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Theoretical physicist; cosmologist; astro-biologist; co-Director of BEYOND, Arizona State University; principle investigator, Center for the Convergence of Physical Sciences and Cancer Biology; author, The Eerie Silence and The Cosmic Jackpot
I used to be a committed Platonist.

For most of my career, I believed that the bedrock of physical reality lay with the laws of physics — magnificent, immutable, transcendent, universal, infinitely-precise mathematical relationships that rule the universe with as sure a hand as that of any god. And I had orthdoxy on my side, for most of my physicist colleagues also believe that these perfect laws are the levitating superturtle that holds up the mighty edifice we call nature, as disclosed through science. About three years ago, however, it dawned on me that such laws are an extraordinary and unjustified idealization.

How can we be sure that the laws are infinitely precise? How do we know they are immutable, and apply without the slightest change from the beginning to the end of time? Furthermore, the laws themselves remain unexplained. Where do they come from? Why do they have the form that they do? Indeed, why do they exist at all? And if there are many possible such laws, then, as Stephen Hawking has expressed it, what is it that "breathes fire" into a particular set of laws and makes a universe for them to govern?

So I did a U turn and embraced the notion of laws as emergent with the universe rather than stamped on it from without like a maker's mark. The "inherent" laws I now espouse are not absolute and perfect, but are instrinsically fuzzy and flexible, although for almost all practical purposes we don't notice the tiny flaws.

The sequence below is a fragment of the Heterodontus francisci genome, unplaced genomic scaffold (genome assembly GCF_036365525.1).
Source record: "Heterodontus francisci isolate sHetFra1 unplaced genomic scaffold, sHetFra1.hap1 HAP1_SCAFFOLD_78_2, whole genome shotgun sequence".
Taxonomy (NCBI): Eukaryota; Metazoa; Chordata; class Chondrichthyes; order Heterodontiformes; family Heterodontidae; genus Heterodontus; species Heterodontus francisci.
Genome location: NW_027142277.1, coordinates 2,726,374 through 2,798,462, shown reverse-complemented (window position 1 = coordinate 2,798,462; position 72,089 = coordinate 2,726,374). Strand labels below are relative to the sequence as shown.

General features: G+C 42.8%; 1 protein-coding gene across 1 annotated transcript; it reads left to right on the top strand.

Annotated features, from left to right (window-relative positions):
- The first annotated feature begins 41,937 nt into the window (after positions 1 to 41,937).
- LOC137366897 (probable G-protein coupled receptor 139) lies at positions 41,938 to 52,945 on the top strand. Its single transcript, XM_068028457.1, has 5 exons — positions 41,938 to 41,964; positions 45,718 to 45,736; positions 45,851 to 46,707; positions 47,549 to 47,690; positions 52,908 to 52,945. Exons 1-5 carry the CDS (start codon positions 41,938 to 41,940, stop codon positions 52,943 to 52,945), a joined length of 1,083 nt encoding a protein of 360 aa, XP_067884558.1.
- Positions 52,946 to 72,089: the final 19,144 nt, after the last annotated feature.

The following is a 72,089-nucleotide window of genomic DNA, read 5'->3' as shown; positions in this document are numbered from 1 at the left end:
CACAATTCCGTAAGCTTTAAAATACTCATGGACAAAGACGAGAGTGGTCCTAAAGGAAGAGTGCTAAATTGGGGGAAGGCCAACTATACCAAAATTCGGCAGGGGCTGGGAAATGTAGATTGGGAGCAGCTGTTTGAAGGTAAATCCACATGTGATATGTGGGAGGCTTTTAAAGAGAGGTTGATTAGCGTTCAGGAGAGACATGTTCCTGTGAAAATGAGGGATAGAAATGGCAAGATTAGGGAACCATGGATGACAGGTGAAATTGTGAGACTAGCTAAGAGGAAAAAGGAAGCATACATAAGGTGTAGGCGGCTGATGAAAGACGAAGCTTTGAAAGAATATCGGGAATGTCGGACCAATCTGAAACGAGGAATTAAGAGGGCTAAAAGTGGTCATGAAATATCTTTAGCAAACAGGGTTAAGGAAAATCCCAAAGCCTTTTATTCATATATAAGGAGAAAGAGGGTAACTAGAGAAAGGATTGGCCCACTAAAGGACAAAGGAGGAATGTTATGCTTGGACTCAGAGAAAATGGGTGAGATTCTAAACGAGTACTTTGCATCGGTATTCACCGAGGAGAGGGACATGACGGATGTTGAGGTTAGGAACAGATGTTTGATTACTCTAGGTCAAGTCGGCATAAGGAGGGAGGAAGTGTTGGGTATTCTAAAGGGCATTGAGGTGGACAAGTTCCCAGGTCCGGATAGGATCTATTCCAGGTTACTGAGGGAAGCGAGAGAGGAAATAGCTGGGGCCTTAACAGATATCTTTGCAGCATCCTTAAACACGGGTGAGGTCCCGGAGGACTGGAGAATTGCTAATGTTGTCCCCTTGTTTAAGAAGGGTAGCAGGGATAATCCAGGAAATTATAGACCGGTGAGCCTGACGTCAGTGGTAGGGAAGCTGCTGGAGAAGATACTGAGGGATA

Why did I change my mind? I am not content to merely accept the laws of physics as a brute fact. Rather, I want to explain the laws, or at least explain the form they have, as part of the scientific enterprise. One of the oddities about the laws is the well known fact that they are weirdly well-suited to the emergence of life in the universe. Had they been slightly different, chances are there would be no sentient beings around to discover them.

The fashionable explanation for this — that there is a multiplicity of laws in a multiplicity of parallel universes, with each set of laws fixed and perfect within its host universe — is a nice try, but still leaves a lot unexplained. And simply saying that the laws "just are" seems no better than declaring "God made them that way."

The orthodox view of perfect physical laws is a thinly-veiled vestige of monothesim, the reigning world view that prevailed at the birth of modern science. If we want to explain the laws, however, we have to abandon the theological legacy that the laws are fixed and absolute, and replace them with the notion that the states of the world and the laws that link them form a dynamic interdependent unity.